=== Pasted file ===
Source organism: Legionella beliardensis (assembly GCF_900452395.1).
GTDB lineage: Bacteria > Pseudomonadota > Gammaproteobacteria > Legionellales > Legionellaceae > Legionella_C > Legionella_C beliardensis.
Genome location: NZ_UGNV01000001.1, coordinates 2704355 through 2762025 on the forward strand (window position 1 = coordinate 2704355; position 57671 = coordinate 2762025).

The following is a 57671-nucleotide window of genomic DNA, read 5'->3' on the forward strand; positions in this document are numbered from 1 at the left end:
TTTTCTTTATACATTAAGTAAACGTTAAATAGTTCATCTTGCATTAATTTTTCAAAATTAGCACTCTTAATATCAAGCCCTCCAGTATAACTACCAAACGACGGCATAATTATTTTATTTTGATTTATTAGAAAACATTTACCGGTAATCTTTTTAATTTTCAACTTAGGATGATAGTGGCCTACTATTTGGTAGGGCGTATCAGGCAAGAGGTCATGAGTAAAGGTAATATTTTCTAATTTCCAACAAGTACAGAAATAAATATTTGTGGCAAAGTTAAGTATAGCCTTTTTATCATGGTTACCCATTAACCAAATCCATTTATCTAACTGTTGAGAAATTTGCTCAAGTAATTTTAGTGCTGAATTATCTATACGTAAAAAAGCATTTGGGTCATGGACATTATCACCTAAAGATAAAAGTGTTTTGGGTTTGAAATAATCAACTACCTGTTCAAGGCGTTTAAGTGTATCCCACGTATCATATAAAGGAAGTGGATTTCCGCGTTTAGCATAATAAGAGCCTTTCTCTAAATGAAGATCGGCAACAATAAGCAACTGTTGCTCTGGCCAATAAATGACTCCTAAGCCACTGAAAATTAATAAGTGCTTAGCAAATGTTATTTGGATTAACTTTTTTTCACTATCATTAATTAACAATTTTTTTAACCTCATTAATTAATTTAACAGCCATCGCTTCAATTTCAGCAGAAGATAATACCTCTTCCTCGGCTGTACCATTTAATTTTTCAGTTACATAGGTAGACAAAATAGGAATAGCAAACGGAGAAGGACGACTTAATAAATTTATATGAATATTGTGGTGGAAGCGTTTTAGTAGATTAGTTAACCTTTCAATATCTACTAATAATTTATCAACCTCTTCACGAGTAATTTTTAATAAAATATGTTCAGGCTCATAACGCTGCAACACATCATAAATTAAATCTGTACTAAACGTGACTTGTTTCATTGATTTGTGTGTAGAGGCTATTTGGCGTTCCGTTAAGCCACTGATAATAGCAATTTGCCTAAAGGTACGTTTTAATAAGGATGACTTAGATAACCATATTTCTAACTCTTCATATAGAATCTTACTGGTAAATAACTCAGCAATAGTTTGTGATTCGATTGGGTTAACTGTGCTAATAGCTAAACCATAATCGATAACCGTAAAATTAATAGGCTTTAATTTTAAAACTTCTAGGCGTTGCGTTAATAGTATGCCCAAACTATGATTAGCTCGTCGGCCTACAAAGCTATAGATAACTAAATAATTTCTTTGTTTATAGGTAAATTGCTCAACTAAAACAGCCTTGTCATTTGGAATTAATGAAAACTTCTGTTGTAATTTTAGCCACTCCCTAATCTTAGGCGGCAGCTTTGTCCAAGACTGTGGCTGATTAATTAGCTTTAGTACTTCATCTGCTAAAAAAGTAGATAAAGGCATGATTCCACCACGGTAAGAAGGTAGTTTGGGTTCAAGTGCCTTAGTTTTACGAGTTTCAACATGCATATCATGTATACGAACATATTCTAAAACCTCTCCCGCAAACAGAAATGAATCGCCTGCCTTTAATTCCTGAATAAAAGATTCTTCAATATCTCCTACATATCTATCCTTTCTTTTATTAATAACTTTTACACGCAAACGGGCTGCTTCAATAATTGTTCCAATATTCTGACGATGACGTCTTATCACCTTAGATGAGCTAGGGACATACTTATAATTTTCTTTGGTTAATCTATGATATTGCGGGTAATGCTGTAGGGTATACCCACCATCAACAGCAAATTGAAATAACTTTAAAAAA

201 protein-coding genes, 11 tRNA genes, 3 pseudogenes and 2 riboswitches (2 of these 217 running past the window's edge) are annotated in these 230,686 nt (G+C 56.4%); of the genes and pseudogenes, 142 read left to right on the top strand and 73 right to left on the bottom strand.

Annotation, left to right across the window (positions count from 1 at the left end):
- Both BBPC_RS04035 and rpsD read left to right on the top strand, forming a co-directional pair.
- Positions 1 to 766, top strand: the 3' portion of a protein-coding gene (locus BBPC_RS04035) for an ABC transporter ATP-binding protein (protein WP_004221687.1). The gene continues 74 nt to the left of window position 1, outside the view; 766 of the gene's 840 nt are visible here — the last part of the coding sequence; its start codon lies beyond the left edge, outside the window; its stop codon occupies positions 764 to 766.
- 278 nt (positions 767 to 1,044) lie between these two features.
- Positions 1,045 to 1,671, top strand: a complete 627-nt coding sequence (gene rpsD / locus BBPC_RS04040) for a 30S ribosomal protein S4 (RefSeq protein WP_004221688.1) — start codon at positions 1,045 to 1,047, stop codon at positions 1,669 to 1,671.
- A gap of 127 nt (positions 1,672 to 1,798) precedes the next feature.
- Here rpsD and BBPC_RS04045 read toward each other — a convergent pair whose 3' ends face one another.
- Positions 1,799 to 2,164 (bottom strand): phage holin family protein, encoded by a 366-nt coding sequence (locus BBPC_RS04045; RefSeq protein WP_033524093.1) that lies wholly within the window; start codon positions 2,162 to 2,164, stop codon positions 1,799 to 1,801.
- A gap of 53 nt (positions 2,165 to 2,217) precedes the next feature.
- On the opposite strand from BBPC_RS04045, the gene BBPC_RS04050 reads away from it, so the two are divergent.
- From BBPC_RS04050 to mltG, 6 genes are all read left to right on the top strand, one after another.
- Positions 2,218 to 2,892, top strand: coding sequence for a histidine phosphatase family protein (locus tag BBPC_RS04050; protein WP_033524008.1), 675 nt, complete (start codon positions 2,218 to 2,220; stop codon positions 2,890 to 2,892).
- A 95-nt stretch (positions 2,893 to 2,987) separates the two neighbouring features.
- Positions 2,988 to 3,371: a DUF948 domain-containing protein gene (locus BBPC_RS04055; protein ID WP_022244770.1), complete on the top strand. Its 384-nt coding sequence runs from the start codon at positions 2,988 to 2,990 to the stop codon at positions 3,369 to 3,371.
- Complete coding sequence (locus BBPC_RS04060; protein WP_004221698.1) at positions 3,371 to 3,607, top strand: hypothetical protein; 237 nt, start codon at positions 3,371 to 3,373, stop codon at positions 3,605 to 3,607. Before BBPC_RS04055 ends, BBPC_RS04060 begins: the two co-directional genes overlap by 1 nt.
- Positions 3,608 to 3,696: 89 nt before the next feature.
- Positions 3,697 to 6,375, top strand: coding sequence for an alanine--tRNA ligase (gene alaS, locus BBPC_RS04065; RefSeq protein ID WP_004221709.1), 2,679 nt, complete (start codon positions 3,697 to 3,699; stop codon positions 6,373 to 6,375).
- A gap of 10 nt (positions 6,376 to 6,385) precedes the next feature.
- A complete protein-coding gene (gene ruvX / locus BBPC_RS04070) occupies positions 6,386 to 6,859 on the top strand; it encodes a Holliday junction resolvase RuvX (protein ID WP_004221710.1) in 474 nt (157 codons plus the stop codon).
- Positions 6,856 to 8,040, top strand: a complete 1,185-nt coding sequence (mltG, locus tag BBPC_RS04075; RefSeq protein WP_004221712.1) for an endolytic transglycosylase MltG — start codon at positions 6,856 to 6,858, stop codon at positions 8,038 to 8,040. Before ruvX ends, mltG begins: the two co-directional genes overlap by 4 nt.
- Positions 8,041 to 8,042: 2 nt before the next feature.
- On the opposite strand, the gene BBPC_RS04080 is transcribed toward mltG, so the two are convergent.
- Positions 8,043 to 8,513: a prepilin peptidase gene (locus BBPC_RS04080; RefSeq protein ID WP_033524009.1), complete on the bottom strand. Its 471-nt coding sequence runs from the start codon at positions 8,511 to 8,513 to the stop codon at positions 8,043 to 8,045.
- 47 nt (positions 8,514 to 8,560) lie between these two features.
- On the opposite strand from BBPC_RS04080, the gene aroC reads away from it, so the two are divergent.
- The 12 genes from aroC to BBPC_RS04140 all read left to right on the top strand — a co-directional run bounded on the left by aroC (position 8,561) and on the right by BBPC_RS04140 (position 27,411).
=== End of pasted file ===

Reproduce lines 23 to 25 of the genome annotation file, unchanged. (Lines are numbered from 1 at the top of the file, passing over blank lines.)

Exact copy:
- Positions 3,697 to 6,375, top strand: coding sequence for an alanine--tRNA ligase (gene alaS, locus BBPC_RS04065; RefSeq protein ID WP_004221709.1), 2,679 nt, complete (start codon positions 3,697 to 3,699; stop codon positions 6,373 to 6,375).
- A gap of 10 nt (positions 6,376 to 6,385) precedes the next feature.
- A complete protein-coding gene (gene ruvX / locus BBPC_RS04070) occupies positions 6,386 to 6,859 on the top strand; it encodes a Holliday junction resolvase RuvX (protein ID WP_004221710.1) in 474 nt (157 codons plus the stop codon).